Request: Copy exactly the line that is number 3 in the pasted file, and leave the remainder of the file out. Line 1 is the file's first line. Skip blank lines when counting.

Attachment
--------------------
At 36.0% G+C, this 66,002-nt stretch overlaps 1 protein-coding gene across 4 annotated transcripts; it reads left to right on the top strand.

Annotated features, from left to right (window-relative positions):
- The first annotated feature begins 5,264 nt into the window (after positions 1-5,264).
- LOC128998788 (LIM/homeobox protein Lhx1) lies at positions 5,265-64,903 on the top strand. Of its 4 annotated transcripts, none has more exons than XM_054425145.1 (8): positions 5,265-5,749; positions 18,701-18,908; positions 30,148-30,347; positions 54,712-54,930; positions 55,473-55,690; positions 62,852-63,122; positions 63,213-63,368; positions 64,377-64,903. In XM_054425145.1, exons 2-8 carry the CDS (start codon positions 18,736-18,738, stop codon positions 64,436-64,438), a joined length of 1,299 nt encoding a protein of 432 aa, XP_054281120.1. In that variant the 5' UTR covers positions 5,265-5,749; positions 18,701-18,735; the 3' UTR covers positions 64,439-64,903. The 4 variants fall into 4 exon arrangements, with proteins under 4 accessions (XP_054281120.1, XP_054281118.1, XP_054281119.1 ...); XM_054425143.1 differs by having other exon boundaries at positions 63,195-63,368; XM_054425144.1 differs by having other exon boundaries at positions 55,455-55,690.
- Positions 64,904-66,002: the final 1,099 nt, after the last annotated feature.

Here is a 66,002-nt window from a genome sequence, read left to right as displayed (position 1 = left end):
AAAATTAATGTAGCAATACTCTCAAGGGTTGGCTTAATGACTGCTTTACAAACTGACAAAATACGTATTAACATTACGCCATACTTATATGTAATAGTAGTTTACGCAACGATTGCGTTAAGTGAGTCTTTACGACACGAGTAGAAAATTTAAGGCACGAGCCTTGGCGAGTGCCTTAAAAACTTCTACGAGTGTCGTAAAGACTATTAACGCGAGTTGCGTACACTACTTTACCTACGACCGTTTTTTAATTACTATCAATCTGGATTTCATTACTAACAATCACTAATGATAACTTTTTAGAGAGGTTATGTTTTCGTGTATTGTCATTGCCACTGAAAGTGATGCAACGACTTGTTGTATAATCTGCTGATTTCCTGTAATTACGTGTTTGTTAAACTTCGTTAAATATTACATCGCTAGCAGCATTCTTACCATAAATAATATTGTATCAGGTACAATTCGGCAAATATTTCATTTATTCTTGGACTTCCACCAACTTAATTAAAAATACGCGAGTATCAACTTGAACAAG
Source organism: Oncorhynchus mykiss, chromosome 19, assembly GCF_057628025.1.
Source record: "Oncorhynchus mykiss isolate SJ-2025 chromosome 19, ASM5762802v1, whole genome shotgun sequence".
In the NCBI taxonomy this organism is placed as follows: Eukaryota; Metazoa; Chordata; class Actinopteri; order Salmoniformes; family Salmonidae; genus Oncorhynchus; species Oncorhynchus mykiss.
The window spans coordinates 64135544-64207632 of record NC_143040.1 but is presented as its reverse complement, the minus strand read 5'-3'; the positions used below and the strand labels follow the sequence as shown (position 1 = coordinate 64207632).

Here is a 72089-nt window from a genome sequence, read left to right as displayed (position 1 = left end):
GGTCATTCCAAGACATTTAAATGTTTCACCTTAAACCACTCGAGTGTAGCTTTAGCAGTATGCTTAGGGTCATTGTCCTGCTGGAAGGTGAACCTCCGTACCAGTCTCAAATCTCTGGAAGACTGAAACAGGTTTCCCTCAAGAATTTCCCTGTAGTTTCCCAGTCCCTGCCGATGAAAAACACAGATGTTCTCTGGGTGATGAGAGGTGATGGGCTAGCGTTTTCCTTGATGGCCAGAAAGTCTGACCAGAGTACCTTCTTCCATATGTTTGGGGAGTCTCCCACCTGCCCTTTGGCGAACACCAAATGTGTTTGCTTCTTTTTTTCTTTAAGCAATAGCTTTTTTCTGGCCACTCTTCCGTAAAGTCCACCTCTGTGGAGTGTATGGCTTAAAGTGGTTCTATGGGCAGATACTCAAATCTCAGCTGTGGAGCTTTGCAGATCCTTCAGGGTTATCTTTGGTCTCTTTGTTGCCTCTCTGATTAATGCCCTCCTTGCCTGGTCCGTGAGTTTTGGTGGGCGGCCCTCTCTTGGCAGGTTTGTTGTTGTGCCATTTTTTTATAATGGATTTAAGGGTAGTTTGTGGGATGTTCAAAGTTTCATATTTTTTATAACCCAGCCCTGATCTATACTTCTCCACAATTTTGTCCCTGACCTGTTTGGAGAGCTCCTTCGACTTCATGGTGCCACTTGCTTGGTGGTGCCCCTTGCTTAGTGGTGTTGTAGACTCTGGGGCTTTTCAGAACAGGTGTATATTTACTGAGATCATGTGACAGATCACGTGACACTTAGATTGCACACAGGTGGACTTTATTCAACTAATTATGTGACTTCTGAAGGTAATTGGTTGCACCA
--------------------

- The first annotated feature begins 5,264 nt into the window (after positions 1-5,264).